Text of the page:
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Review: Painted Woolly Toppers For Kids

If you asked me which designers I really admire and why, Woolly Wormhead would be one of the first names out of my mouth. There are many things to admire: the well-defined aesthetic, the technical know-how, the way she photographs her work, and the fact that Woolly runs a sustainable and ethical business.

For me, personally, I also admire the playfulness and sheer fun she brings to her knitting designs. Knitting can feel so very serious at times with stone-faced models in crumpled linen dresses glaring across a misty forest lake whilst wielding an Estonian lace shawl made from unicorn yarn. Now look at this photo and don’t tell me it doesn’t bring a smile to your face.

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If this photo doesn’t appeal to your sense of mischief, Woolly’s work probably isn’t for you. But you’re missing out on a lot of fun knits!

Painted Woolly Toppers for Kids follows on from Woolly’s 2015 book, Painted Woolly Toppers. Like its parent (huh-huh), the new book explores how to use handpainted yarns in ways that show them at their best. Woolly has designed 10 Hats for kids – and all Hats carry stonking appeal both for the knitters and the kids.

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Chesser (photo above) is one of my favourites. It is knitted in Skein Queen Crush DK (other dyers in the book include Countess Ablaze, OMA, Ripples Crafts, Five Moons, and Yarns From The Plain).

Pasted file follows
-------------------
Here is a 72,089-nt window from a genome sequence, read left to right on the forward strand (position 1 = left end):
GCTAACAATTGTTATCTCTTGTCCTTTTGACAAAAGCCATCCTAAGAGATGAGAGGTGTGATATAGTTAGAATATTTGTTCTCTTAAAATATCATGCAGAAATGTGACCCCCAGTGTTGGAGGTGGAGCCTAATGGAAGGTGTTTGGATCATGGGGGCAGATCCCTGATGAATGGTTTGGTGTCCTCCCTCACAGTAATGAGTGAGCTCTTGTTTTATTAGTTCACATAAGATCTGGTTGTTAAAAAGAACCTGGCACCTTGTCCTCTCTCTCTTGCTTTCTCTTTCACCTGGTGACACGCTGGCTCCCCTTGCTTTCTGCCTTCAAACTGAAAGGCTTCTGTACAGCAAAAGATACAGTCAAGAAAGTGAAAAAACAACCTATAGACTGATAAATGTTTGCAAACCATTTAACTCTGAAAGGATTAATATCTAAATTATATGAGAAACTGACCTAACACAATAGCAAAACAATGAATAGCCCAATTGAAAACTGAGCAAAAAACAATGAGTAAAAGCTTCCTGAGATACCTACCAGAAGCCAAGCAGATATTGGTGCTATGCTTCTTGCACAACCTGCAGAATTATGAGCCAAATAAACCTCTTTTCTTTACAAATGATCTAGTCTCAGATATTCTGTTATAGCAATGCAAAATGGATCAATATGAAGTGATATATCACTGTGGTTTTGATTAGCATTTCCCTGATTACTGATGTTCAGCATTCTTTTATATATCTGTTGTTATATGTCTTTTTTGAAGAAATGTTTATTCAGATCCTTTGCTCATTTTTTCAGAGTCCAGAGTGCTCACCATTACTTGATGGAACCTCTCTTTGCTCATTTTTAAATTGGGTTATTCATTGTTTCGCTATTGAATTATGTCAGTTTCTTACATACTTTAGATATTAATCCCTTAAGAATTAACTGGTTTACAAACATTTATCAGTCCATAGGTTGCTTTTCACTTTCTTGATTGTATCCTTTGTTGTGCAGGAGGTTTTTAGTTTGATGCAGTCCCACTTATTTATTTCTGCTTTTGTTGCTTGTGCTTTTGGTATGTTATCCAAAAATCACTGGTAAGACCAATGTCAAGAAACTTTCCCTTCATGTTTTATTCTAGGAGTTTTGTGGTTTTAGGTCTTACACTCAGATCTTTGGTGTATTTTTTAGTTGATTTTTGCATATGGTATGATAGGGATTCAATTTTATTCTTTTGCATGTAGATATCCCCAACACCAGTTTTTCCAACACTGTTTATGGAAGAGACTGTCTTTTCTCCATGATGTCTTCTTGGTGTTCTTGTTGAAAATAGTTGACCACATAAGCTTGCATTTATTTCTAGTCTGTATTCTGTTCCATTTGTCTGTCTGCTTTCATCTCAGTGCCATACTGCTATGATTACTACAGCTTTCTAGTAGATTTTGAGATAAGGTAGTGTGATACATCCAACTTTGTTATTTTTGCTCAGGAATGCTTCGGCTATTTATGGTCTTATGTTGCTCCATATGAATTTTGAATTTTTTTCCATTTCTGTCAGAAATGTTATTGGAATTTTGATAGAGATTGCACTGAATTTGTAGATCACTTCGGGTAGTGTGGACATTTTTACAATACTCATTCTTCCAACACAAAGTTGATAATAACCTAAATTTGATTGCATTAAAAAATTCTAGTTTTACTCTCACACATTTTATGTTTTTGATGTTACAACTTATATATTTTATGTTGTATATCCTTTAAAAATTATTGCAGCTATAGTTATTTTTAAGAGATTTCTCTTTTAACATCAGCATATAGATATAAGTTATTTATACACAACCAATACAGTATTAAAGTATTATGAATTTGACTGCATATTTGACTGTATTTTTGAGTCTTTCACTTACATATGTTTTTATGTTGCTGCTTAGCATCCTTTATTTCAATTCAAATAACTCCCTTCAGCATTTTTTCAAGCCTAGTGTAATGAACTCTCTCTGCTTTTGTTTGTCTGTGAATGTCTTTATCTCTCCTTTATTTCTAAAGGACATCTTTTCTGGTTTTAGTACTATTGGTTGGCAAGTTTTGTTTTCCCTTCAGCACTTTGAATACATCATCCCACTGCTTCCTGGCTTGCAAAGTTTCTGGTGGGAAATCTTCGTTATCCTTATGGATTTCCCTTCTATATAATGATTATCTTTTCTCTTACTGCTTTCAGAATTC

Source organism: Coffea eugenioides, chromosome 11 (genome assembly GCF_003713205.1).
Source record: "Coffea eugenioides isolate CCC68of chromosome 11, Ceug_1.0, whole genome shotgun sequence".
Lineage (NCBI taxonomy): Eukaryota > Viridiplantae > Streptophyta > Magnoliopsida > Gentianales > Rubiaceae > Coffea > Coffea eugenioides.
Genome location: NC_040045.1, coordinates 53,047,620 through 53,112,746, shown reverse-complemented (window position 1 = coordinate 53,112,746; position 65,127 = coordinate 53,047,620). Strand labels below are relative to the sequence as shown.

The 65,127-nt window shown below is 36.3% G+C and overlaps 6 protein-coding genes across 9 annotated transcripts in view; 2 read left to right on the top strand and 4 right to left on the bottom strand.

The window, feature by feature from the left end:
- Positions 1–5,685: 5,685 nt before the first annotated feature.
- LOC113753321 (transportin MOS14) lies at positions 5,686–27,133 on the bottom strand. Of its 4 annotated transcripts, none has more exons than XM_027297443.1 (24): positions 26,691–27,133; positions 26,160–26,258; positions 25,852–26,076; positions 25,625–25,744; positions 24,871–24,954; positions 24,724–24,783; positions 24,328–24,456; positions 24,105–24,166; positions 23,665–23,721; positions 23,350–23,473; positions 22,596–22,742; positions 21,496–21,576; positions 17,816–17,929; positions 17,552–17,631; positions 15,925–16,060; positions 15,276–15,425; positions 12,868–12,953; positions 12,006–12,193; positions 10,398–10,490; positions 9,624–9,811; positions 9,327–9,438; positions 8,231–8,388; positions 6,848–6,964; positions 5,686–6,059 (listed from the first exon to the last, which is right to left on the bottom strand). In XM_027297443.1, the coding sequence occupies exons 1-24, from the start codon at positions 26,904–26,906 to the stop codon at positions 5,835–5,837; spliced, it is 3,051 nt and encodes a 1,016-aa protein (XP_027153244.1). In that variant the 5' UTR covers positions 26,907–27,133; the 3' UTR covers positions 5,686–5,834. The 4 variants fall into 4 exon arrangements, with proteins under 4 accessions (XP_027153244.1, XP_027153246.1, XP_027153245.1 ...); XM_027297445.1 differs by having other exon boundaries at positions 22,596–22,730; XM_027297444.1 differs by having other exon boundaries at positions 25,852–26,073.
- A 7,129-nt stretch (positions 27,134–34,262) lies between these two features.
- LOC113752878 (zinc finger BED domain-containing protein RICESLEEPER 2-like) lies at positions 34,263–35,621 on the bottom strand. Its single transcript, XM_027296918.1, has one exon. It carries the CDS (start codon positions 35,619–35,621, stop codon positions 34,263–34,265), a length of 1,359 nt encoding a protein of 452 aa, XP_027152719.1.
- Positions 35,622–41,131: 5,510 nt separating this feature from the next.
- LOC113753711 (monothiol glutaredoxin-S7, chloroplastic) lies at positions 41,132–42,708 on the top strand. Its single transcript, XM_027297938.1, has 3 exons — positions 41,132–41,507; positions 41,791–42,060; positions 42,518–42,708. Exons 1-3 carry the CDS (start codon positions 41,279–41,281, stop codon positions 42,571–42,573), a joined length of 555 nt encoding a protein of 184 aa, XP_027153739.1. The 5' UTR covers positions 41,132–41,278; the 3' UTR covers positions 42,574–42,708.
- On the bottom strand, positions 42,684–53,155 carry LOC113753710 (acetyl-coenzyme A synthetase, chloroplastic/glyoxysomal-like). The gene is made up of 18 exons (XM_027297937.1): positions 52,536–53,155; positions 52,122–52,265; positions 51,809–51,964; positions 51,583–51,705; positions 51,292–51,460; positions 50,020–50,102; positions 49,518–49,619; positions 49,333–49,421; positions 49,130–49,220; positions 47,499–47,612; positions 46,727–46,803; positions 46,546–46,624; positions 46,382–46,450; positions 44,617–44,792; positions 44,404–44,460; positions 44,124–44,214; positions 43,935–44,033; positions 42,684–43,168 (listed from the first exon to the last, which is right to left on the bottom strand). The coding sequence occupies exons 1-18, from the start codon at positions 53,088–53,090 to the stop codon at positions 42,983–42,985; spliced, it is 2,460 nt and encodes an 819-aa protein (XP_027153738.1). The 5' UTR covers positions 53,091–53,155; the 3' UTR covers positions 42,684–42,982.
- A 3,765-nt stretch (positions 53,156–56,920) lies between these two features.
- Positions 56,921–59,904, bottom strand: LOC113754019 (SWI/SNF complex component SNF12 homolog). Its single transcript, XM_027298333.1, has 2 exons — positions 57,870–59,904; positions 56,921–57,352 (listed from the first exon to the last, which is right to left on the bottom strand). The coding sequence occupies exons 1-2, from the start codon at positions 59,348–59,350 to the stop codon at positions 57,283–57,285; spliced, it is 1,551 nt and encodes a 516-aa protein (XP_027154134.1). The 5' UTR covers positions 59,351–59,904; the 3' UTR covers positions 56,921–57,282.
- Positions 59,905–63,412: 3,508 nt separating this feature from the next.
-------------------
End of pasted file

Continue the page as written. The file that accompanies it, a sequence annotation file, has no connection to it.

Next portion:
Look at the construction: sideways, up the way, small bits adding decoration. It is a Hat pattern that showcases the colours of the yarn without being overwhelmed by them. And the construction keeps the knitting interesting (yet never difficult).

Now look at this from a kid’s vantage point. Does this look like yet another dull Hat your mum tells you to wear because it’s cold? NOPE. It’s an exploding rocket ship! It’s a crown! It’s an alien fruit! It’s a chicken’s bum! It’s an astronaut’s helmet! It’s AWESOME!

I may be projecting a bit here (I would totally have wanted this Hat as a kid), but I love the combination of knitterly interest and hat mischief.

And Chesser isn’t the only Hat that has that combination – all of them do  – and that is what I admire so much about Woolly’s work.

I learn so much from Woolly’s patterns – whether it is a new way of approaching short rows or a different take on how to construct a Hat – and I often find myself wishing I could knit every one of her hats just to find out how did she do that? But I am also reminded that knitting should be fun and fill me with joy. I look at the kids having fun in front of the camera wearing awesome Hats and I want to knit every one of them for the kids in my extended family.

And that, dear readers, is a sign of a jolly good knitting book.

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Full disclosure: I received a preview copy of Painted Woolly Toppers for Kids. I have done karaoke with Woolly, we share a birthday, and I know that she would want me to share my honest opinion. So, here you go: the book is great fun and it rocks.

The book is launching later this month and will retail at £10 (PDF) or £16.99 (printed). Just in time for you to make some awesome Hats for Christmas (and use up some of those single skeins I know you have in your stash). Sign up to Woolly’s newsletter or follow her on Twitter/IG for more news regarding the launch.

(All photos used here are  © Woolly Wormhead 2016)

2 Thoughts on “Review: Painted Woolly Toppers For Kids

  1. The best bit is that the sizes go up to adult – I trst knitted a Chesser to fit myself – can’t let the kids have all the fun!

  2. I can’t wait to get started on one for me… like wot Yvonne said :)

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